Designing and implementing a robust performance measurement process in a key success factor for Shared Services or Global Business Services organizations. Doing so correctly involves more than simply adhering to a balance scorecard approach, where you have defined measures for cost, quality, productivity, and customer satisfaction. Performance measures need to be tailored to meet the needs of a diverse set of users. When properly designed, metrics can become both performance guardrails, and incentives for managing growth and change while ensuring performance standards are achieved.
A PeercastTM discussion in Peeriosity’s Shared Services Leadership research area featured a large global company with $6B in annual revenue discussing their multi-year journey to transform their Shared Services metrics. During this process they identified three key benefits to having the right measurement system in place including 1) improving business results, 2) aligning processes with business goals, and 3) increasing the likelihood that decisions are made based on data.
Beginning in 2017 the company started on a transformation journey for Shared Services that was designed to support business growth by implementing end-to-end processes that were consistent globally, as much as possible. As part of this transformation, it was important that measurement systems and processes also were transformed to provide feedback that was appropriate for each level of the organization, including employees within Shared Services, Global Process Owners and related Governance Groups, Regional and Functional Leadership outside of Shared Services, and the company’s Senior Management Committee. The goal of the transformation was to simplify reporting and reduce the number of metrics shared each level, so that each scorecard focused on the KPI’s that were critical to decision-making for each audience, with an increasing level of detail provided from Senior Management to the day-to-day metrics appropriate for use within Shared Services. Here is a summary of the focus for each audience:
- Metrics for Shared Services employees focused on operational activities at the team level to assist in day-to-day delivery and process improvement opportunities.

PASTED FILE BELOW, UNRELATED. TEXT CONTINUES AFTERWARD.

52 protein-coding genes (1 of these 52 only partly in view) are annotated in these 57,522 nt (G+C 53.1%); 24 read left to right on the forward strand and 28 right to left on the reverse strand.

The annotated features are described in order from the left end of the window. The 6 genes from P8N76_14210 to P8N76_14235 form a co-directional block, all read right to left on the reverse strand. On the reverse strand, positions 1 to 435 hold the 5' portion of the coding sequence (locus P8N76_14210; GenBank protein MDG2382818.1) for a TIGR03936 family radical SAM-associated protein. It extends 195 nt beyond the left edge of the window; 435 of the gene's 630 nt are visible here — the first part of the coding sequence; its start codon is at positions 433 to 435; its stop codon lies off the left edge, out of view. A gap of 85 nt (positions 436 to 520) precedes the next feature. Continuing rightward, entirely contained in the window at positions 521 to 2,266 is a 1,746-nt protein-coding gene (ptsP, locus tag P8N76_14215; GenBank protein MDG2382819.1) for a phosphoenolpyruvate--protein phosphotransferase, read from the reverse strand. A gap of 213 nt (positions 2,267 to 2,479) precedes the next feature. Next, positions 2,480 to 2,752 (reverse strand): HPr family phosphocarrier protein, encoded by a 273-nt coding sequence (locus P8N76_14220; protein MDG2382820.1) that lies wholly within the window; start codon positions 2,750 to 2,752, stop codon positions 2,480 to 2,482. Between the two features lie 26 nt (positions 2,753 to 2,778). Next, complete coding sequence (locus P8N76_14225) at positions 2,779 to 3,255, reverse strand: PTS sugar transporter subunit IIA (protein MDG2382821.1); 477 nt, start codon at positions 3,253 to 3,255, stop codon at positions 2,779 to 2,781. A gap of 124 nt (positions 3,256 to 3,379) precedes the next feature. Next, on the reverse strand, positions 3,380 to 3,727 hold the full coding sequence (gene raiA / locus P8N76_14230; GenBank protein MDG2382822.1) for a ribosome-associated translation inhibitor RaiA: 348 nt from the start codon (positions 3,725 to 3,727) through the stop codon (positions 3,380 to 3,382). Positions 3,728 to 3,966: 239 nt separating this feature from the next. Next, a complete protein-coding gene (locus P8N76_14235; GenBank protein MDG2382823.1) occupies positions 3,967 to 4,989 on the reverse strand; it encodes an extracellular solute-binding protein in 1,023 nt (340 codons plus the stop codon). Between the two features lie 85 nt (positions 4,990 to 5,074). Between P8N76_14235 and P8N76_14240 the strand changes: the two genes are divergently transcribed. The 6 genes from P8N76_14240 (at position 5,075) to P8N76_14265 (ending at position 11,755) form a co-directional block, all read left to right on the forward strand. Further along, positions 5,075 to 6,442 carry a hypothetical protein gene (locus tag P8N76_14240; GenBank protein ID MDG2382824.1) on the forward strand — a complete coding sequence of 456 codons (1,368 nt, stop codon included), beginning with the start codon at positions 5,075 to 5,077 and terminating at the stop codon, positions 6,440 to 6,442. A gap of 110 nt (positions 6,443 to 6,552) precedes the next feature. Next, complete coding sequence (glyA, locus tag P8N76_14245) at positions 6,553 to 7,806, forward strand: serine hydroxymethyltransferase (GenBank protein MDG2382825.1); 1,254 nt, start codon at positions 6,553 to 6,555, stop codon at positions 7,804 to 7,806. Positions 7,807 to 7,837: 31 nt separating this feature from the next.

- Metrics for Global Process Owners and Governance Groups focused on the health of end-to-end processes, and the health of individual processes within an end-to-end framework.
- Metrics for Regional and Functional Leadership focused on key customer outcomes for each process.
- Metrics for the Senior Management Committee focused on the overall performance of end-to-end processes and organizational health.
Tailored to each audience, scorecards were created for metrics in six measurement categories, designed to provide a holistic view of performance and progress in end-to-end processes, plus a measure of organizational health. The six categories identified include:
- Talent Development – metric examples: employee turnover, employee engagement
- Customer Measures – metric examples: customer satisfaction, number of late payments
- Financial Measures – metric examples: DSO, DPO
- Efficiency Measures – metric examples: invoices per FTE, days to close
- Effectiveness Measures – metric examples: first pass match rates, discounts taken vs. available
- Process and Program Management Measures – metric examples: process deviations, hours saved
When selecting metrics, the goal was to simplify, focusing on a few key metrics that drive the most important outcomes. The design of each metric started with a global view, followed by regional and local differences as needed, with the goal that metrics could be measured the same way globally as much as possible. Also important in the selection process was to pick metrics that could be automated, with minimal manual data collection effort required.
Another important design element was to have all metrics tracked against a specific target, with historical performance reported. Targets are set using “stretch” but achievable goals.
Also critical, is to have ongoing review and changes to the measurement process, at least annually, to ensure selected measures are relevant and useful for monitoring performance and guiding improvement efforts.
For details, Peeriosity members are encouraged to sign into the members’ area to view the complete presentation and listen to the recorded Peercast.
Creating and administering a robust system of metrics isn’t a trivial exercise. The best Shared Services / Global Business Services organizations have dedicated resources, often lead by someone with a title like “Performance Metrics Manager” or “Director of Performance Management”, to ensure the right level of focus and leadership is consistently applied to the performance measurement process.
Has your Shared Services / Global Business Services organization completed a transformation of your performance measurement program? What are the categories of metrics that you use, and do your metrics have a cascading level of detail, to best tailor the metrics to your audience?
Who are your peers and how are you collaborating with them?
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